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- Thread starter tedtan
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Not exactly, but regarding timbre, this is a pretty interesting one I learned back in college.

A Fourier series breaks down a periodic signal into an infinite sum of sines and cosines with different amplitude coefficients, and this is what gives different instruments their timbre. So for example an F on a piano and an F on a clarinet will break down into a very similar infinite sum of sines and cosines with different amplitude and wavelength coefficients.

I know this is probably what you mean, but to be precise ... what actually matters is the 'vibrating length' of the string, determined by whether and where it is fretted.the effect of scale length on tone/timbre

The consideration here is actually the effect of string stiffness on tone. (By 'stiffness' i do not mean 'tension', these are 2 different things, i am using the scientific definitions.)

The vibrating length and the string gauge/construction together determine the effective stiffness of the string. The stiffness then affects the tone.

If you keep the string the same gauge/construction and reduce the vibrating length, it effectively becomes stiffer, because its width relative to its length increases, becoming more like a short, fat metal rod.

Increased stiffness results in a darker tone, less sustain and more inharmonicity (harmonics out of tune with the fundamental).

So alternatively, you could search for information on the affect of string stiffness on tone.

Very well said.I know this is probably what you mean, but to be precise ... what actually matters is the 'vibrating length' of the string, determined by whether and where it is fretted.

The consideration here is actually the effect of string stiffness on tone. (By 'stiffness' i do not mean 'tension', these are 2 different things, i am using the scientific definitions.)

The vibrating length and the string gauge/construction together determine the effective stiffness of the string. The stiffness then affects the tone.

If you keep the string the same gauge/construction and reduce the vibrating length, it effectively becomes stiffer, because its width relative to its length increases, becoming more like a short, fat metal rod.

Increased stiffness results in a darker tone, less sustain and more inharmonicity (harmonics out of tune with the fundamental).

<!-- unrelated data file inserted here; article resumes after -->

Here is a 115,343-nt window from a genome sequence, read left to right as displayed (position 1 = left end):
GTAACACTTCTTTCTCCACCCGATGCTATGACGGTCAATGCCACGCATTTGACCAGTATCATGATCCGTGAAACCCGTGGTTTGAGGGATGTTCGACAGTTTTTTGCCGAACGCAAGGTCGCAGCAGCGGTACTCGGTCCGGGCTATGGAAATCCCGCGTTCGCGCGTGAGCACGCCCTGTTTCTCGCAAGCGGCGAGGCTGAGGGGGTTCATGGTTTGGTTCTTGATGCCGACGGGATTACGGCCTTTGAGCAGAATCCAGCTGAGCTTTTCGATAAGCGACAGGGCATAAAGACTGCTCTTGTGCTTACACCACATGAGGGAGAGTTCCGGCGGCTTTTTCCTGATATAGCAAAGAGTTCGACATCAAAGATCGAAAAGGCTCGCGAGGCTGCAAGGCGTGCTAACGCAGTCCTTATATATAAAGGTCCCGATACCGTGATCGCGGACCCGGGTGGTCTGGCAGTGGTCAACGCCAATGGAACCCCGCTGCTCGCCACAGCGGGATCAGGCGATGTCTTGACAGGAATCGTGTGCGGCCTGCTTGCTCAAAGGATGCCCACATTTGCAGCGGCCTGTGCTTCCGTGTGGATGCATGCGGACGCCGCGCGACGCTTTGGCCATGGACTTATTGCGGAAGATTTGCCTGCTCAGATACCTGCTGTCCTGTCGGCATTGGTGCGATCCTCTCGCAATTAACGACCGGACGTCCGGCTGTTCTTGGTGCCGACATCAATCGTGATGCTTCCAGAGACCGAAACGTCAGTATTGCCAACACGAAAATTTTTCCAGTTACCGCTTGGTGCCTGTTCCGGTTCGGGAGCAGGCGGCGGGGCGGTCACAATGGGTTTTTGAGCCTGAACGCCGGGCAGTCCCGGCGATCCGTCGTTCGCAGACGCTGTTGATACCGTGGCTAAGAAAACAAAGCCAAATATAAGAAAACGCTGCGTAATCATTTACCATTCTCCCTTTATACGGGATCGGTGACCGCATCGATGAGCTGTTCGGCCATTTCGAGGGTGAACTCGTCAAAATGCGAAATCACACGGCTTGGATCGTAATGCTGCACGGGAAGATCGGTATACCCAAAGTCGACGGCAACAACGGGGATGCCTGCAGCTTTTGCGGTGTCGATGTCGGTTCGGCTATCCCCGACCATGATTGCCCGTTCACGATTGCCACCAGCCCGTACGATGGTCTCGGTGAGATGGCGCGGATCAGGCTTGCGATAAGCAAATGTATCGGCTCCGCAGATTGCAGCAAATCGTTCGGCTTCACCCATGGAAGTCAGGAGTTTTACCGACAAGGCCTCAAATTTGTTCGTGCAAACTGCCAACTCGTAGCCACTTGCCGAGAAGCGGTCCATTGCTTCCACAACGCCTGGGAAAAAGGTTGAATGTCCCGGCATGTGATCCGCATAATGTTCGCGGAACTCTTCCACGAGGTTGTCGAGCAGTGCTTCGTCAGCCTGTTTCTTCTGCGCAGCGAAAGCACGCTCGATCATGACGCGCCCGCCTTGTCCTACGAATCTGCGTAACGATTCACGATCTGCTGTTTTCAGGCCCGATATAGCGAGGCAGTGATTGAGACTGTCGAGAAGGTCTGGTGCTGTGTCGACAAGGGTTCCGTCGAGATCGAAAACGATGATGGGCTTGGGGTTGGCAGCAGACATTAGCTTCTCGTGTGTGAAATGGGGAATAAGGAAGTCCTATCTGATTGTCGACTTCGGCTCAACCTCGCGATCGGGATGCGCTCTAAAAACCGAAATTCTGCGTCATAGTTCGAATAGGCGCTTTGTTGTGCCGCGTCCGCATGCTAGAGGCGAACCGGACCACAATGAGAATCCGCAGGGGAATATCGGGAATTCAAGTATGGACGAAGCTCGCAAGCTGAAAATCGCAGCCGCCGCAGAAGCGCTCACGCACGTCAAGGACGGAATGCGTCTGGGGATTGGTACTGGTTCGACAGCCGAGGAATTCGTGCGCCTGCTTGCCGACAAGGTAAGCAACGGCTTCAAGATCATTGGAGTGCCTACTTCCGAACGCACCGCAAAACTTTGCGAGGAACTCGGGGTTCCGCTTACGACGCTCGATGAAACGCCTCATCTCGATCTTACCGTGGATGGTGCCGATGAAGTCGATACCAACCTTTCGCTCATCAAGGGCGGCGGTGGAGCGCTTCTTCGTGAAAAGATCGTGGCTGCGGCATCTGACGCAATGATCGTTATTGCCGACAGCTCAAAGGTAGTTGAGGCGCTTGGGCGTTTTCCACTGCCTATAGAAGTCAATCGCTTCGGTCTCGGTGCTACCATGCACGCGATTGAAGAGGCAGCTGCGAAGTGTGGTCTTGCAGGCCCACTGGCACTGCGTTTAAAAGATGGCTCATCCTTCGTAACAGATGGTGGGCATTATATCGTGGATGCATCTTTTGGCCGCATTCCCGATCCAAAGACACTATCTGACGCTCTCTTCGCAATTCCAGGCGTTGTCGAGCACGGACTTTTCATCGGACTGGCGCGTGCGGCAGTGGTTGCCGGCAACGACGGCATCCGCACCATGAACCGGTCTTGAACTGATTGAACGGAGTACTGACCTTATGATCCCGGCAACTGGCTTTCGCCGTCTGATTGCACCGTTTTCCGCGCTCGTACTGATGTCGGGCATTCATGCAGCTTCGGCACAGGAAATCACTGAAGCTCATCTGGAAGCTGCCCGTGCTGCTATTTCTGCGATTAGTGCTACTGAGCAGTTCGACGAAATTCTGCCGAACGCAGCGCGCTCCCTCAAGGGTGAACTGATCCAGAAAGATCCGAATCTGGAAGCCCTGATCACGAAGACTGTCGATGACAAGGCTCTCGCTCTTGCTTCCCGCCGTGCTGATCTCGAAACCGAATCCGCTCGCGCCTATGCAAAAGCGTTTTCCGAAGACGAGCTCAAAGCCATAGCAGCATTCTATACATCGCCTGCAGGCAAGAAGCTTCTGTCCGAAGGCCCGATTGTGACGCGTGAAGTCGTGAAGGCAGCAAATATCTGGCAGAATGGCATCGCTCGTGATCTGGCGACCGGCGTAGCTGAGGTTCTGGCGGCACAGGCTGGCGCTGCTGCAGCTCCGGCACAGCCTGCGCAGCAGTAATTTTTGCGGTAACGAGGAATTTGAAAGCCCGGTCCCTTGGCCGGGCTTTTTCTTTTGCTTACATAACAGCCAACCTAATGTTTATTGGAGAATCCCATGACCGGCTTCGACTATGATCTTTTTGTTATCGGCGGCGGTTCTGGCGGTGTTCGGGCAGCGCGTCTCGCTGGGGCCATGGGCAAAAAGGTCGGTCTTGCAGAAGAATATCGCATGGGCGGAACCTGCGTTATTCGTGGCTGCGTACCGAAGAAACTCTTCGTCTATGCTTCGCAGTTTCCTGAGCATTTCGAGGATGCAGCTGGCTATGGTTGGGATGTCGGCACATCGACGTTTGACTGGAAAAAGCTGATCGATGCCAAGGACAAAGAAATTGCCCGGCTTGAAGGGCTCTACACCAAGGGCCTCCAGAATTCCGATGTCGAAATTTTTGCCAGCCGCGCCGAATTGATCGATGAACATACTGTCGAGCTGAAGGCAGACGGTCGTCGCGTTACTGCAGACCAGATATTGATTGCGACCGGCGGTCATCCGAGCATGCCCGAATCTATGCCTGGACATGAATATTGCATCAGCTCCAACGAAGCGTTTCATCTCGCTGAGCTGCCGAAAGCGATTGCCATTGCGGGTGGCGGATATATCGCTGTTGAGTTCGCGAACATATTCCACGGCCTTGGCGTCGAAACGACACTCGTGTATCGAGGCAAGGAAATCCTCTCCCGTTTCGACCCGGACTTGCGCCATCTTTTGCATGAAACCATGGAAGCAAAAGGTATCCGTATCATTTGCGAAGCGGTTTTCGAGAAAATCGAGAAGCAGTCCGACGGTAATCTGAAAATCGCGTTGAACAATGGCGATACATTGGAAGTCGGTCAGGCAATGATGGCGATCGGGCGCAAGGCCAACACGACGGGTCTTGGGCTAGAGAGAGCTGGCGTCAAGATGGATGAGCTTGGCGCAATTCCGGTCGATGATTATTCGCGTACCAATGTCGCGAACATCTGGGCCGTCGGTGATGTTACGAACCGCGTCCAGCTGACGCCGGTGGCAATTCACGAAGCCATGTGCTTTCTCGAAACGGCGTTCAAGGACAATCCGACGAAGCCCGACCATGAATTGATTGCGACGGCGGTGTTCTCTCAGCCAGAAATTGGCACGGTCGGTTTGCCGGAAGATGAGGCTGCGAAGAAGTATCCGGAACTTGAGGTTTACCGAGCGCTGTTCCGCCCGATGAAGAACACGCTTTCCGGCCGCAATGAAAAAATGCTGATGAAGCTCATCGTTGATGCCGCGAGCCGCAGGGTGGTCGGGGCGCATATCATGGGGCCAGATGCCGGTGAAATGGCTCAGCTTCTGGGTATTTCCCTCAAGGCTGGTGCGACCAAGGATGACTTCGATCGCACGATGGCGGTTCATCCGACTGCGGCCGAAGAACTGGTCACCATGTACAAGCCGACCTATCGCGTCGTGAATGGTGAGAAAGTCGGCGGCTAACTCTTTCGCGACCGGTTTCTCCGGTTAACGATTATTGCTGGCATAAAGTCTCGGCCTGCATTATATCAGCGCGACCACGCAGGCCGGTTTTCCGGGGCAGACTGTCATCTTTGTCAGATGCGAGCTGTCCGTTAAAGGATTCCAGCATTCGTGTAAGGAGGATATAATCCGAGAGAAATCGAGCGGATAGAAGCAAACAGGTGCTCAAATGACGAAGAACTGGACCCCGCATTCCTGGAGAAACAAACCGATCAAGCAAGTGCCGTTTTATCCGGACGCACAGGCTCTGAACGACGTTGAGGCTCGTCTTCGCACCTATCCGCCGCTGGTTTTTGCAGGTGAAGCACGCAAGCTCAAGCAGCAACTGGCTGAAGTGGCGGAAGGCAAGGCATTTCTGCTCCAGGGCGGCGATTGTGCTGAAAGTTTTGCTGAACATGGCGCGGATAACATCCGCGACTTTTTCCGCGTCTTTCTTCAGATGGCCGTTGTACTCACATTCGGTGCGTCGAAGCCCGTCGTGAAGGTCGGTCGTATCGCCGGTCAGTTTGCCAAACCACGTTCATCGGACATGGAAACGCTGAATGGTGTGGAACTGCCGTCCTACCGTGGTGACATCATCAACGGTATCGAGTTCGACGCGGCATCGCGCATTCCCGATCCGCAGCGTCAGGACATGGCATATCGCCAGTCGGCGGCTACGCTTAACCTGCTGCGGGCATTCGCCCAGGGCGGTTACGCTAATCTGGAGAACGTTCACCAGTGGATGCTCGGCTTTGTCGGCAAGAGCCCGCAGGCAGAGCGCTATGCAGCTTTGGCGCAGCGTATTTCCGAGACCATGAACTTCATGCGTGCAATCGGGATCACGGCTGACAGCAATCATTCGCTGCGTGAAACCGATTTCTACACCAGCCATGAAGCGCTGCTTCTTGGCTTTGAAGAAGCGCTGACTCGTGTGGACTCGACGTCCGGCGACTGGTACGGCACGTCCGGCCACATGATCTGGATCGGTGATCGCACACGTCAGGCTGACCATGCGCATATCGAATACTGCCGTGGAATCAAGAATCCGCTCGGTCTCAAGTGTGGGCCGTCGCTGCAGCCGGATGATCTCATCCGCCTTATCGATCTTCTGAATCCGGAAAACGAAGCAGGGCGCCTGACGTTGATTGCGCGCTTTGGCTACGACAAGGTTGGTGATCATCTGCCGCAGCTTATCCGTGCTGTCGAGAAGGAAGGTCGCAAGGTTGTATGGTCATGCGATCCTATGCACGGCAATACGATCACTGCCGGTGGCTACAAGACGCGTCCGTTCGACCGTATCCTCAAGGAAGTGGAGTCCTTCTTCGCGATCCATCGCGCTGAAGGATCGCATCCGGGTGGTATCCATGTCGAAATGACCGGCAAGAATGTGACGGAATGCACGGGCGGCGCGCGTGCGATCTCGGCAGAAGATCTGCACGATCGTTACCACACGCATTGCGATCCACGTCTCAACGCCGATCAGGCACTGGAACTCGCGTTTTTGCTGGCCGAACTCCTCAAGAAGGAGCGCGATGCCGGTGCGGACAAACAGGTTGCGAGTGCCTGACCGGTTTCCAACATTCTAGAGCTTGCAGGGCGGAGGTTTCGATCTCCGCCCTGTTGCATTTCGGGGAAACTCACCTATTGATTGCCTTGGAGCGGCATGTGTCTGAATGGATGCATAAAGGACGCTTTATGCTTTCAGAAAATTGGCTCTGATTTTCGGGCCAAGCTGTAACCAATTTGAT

So alternatively, you could search for information on the affect of string stiffness on tone.

The equation for inharmonicity due to stiffness:

fn = n f0 ( 1 + ( n² π² d^4 Y ) / ( 128 L² F ) )

fn is the frequency of harmonic with overtone number n, so f0 is the fundamental, f1 is the first harmonic, etc. d is the diameter of the string (in SI units), so d^4 is the fourth power of that. Y is Young's modulus of elasticity, which depends on the construction and material of the string (actually, it basically is constant if one calculates carefully based off of the core and considers the length of the string rather than just the scale length...). L is the scale length, so L² is the square of that, and F is the force of tension.

The closer the harmonics fit the harmonic series, the brighter the tone will sound, as the various modes of vibration can more efficiently excite each other. The more inharmonicity, the duller the tone will be as lower frequency harmonics will have less ability to excite higher frequency modes.

There's quite a bit more to it than that. The material of the string matters a lot, as less elastic material will tend to sound duller for other reasons as well. Yielding support of the strings can result in a duller tone, as higher frequency vibrations will bleed off mechanically from exciting that motion. Non-uniform strings will sound duller, as will strings with contaminants stuck to them, as the thicker portions of the string contribute damping to the vibrations.

@tedtan Are you interested in the inharmonicity formulae for those as well?

At this point, I’m more interested in the general overview, so I think you guys have covered it.